I can't find any examples, has it just never happened before or is it impossible because of environmental factors?
Apart from the fact that only a few tropical cyclones follow a more southerly route (a list bellow) after going around the North Atlantic, I think the main problem is that tropical cyclones would weaken significantly after landfall in the Iberian Peninsula. An example of this is Hurricane Raphael in 2012. Source Weather.unisys.com.
There is no "easy" path from the Atlantic into the Mediterranean for a system the size of a tropical cyclone. Other examples that followed a similar path but never made it the Mediterranean: Gordon (2006), Jeanne (1998), Ivan (1998), Frances (1992), Bob (1991), Arlene (1987), Chloe (1967), Carol (1965), Dolly (1953).
While the cyclones at the point of approaching the Iberian Peninsula are still tracked as tropical depressions, their characteristics are often similar to other extra-tropical storms.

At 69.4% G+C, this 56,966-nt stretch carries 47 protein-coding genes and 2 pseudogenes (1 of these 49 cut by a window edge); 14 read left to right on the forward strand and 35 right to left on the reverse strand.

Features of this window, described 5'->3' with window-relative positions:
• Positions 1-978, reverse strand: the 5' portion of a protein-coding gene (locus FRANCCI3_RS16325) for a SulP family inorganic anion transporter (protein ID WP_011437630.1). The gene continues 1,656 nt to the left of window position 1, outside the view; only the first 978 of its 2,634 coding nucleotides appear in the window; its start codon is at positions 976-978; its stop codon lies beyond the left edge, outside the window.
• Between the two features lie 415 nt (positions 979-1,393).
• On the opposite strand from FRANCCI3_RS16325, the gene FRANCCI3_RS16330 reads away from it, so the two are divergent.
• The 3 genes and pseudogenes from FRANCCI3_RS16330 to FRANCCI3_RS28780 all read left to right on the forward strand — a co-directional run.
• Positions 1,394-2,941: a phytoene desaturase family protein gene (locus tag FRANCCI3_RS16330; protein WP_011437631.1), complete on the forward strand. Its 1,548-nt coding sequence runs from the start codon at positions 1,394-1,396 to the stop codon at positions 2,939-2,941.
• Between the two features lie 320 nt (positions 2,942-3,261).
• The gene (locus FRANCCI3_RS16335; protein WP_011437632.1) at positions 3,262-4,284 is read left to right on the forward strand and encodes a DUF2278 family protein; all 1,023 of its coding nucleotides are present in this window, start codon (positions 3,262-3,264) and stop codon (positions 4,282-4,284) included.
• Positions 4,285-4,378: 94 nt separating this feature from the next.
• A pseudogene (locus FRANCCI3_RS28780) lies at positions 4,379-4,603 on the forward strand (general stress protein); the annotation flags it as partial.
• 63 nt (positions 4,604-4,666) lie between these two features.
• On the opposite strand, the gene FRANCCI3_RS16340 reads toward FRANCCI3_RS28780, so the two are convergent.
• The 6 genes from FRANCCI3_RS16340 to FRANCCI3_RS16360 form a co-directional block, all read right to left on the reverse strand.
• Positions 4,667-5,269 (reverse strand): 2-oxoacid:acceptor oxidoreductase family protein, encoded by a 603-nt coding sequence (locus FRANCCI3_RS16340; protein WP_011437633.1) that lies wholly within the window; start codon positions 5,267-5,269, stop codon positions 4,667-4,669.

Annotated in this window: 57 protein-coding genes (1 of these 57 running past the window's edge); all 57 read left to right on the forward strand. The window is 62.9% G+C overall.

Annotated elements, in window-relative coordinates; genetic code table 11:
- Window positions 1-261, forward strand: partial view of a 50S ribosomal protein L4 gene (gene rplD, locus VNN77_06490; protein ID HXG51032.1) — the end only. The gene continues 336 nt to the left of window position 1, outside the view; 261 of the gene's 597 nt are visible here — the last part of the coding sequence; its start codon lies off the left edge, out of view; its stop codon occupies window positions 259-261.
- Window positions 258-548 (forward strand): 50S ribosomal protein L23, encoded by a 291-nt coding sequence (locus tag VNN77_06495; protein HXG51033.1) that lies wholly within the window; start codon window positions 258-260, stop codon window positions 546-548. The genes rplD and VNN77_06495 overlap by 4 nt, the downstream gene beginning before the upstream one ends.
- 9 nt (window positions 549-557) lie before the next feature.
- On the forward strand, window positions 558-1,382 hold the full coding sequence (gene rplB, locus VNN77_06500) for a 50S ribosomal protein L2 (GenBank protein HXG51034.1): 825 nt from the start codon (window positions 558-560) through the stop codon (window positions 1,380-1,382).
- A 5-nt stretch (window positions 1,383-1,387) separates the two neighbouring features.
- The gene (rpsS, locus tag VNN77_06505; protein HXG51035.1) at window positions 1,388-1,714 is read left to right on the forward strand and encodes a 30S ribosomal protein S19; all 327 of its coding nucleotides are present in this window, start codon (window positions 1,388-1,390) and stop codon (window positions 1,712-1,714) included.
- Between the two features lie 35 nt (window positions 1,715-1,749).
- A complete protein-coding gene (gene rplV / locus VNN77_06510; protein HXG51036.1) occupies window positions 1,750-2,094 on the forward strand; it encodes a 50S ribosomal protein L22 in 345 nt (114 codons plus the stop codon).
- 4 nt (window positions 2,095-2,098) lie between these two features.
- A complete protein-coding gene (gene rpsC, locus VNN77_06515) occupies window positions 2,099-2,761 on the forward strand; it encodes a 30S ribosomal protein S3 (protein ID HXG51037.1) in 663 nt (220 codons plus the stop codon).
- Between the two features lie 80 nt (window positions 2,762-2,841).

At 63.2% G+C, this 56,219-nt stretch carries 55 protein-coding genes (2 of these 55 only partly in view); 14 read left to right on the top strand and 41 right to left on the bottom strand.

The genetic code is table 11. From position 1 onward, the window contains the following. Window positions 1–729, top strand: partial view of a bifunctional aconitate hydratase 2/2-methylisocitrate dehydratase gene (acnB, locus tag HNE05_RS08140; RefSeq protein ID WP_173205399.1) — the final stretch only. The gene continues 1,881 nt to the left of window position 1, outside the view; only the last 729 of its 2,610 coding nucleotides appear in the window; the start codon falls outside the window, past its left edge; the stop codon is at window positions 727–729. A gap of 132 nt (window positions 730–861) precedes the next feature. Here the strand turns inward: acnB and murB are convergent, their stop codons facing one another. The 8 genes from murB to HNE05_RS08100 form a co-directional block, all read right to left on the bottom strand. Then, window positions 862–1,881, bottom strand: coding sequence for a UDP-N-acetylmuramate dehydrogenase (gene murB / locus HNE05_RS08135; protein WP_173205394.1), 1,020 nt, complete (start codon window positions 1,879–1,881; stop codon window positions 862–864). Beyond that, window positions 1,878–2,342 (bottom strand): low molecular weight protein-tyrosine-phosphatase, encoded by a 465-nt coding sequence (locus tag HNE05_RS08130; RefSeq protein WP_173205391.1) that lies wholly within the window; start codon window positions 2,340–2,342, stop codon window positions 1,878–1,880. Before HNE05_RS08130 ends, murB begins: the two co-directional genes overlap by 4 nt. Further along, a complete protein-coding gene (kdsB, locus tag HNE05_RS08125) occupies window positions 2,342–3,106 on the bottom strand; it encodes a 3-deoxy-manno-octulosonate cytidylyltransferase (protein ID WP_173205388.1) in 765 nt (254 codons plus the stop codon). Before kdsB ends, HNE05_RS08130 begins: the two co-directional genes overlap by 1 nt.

Mediterranean tropical cyclones are extremely rare but do occur. These are not Atlantic type hurricanes, they are typically not the product of a hot African tropical depression. The most recent event was in November 7, 2014 3.
As for Atlantic basic hurricanes, it would seem nearly impossible. The normal path of the storm leading it eastwards would be affected by the Gulf stream and North Atlantic Drift and would carry the storm north east.
Typical wind patterns along the subtropics also would carry a storm trending east to the North and East.